CHICAGO – The U.S. Department of Labor’s Occupational Safety and Health Administration cited two more Dollar General stores for endangering the safety of their employees, continuing the company’s long history of workplace safety violations nationwide.
In Baldwin, Wisconsin, OSHA inspectors responded to a referral from local fire officials in December 2021 and found emergency exit doors closed and padlocked on the inside with a bike lock and a board. Boxes of merchandise blocked the exit. In an emergency, these conditions would prevent workers and others from exiting the store through these emergency exits.
Store managers told OSHA inspectors the exit doors needed repairs to close properly and were frequently padlocked and blocked with a board while employees were present. OSHA determined that Dollar General allowed the door to remain in disrepair since September 2021. Fire officials inspected the store 11 times in 2021, and ordered the facility closed six times due to hazardous conditions.
OSHA issued four willful citations for blocking emergency routes, exits and fire extinguishers and failing to leave adequate space around electrical panels. The agency proposed penalties of $435,081.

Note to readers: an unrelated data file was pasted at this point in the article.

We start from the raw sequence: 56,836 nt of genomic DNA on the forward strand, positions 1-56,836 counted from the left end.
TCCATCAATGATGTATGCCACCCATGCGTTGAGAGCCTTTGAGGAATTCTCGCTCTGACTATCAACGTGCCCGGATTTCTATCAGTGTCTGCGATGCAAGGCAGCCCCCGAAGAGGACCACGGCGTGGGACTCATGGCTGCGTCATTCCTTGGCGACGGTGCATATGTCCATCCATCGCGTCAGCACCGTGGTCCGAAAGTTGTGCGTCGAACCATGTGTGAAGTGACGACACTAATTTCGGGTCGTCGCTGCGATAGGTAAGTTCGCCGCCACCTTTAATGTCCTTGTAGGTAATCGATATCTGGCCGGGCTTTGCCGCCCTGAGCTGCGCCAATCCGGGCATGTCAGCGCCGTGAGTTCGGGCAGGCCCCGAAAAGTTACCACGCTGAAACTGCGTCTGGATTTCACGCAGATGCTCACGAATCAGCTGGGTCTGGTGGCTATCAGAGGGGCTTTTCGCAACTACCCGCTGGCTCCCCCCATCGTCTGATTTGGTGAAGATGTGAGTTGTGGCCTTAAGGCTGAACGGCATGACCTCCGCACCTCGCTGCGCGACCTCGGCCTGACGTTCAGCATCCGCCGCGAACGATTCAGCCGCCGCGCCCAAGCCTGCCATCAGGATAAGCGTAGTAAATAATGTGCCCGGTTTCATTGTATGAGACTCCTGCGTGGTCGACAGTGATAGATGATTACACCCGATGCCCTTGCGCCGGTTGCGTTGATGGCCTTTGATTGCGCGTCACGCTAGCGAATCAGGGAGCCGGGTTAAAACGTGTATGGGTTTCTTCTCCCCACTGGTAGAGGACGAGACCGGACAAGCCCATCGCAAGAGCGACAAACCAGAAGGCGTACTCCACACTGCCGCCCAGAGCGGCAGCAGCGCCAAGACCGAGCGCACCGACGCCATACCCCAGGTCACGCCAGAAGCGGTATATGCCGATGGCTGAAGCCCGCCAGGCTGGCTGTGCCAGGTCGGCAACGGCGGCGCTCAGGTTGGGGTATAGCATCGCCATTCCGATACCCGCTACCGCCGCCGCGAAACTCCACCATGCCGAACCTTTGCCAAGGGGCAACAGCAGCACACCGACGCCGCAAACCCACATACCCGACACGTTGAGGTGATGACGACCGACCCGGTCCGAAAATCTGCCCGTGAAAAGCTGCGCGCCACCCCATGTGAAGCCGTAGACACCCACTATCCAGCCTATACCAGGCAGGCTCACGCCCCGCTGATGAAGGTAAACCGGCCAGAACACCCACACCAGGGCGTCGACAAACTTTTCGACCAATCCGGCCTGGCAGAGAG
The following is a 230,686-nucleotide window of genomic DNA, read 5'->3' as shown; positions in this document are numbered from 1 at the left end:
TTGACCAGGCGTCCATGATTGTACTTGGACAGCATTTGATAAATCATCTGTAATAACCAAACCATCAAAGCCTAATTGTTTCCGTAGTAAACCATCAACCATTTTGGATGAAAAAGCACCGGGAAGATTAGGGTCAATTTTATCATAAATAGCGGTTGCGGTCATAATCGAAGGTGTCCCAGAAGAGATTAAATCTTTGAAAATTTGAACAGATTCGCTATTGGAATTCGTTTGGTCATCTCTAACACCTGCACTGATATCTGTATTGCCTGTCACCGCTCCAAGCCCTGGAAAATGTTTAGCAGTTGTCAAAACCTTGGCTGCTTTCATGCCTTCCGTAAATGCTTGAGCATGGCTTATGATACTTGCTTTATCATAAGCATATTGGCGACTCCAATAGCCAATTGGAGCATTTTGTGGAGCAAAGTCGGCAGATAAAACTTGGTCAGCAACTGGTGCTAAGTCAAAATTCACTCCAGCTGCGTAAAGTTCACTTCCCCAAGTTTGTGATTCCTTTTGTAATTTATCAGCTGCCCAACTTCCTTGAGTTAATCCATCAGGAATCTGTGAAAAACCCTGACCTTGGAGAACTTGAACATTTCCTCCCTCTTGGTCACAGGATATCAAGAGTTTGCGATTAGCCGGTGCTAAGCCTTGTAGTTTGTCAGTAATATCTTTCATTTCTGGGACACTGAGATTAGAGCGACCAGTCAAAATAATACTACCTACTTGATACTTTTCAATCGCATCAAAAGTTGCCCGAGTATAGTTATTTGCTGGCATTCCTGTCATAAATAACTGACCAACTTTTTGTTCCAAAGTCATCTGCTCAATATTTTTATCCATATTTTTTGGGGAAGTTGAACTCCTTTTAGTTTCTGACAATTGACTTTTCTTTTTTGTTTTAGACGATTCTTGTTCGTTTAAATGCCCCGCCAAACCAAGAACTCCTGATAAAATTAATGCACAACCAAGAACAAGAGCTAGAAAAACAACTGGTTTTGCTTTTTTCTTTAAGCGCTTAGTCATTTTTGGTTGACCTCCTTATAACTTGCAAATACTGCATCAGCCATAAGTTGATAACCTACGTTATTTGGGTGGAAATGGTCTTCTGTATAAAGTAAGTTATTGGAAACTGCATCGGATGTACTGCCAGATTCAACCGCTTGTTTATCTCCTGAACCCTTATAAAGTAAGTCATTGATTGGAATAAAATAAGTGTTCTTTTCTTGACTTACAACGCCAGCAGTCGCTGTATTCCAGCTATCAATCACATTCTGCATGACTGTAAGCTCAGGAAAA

A similar inspection was conducted at a Dollar General store in Seville, Ohio, on Jan. 11, 2022. OSHA inspectors discovered barrel locks on the inside of a double–door emergency exit, which requires special knowledge and additional time to open and might prevent a safe and quick exit in an emergency. The agency cited the store for one willful violation and proposed $145,027 in penalties.
“OSHA cites Dollar General stores frequently for exposing workers to serious hazards, including the use of locks at exits, which can be catastrophic in an emergency,” explained OSHA Regional Administrator William Donovan in Chicago. “This company’s willingness to gamble with workers’ lives is disturbing and must stop before tragedy strikes.”
Since 2017, OSHA has issued Dollar General stores numerous repeat and willful citations at locations nationwide. Inspectors routinely identify violations related to obstructed exit routes, portable fire extinguishers and blocked electrical panels. On several occasions, Dollar General Corp.’s Director of Risk Management Adam Zager has signed settlement agreements with OSHA, on behalf of the company, promising to resolve similar violations at its stores.
Founded in 1939, the Goodlettsville, Tennessee-based Dollar General Corp., operates more than 18,000 stores in 46 states.
The company has 15 business days from receipt of its citations and penalties to comply, request an informal conference with each of OSHA’s area directors, or contest the findings before the independent Occupational Safety and Health Review Commission.
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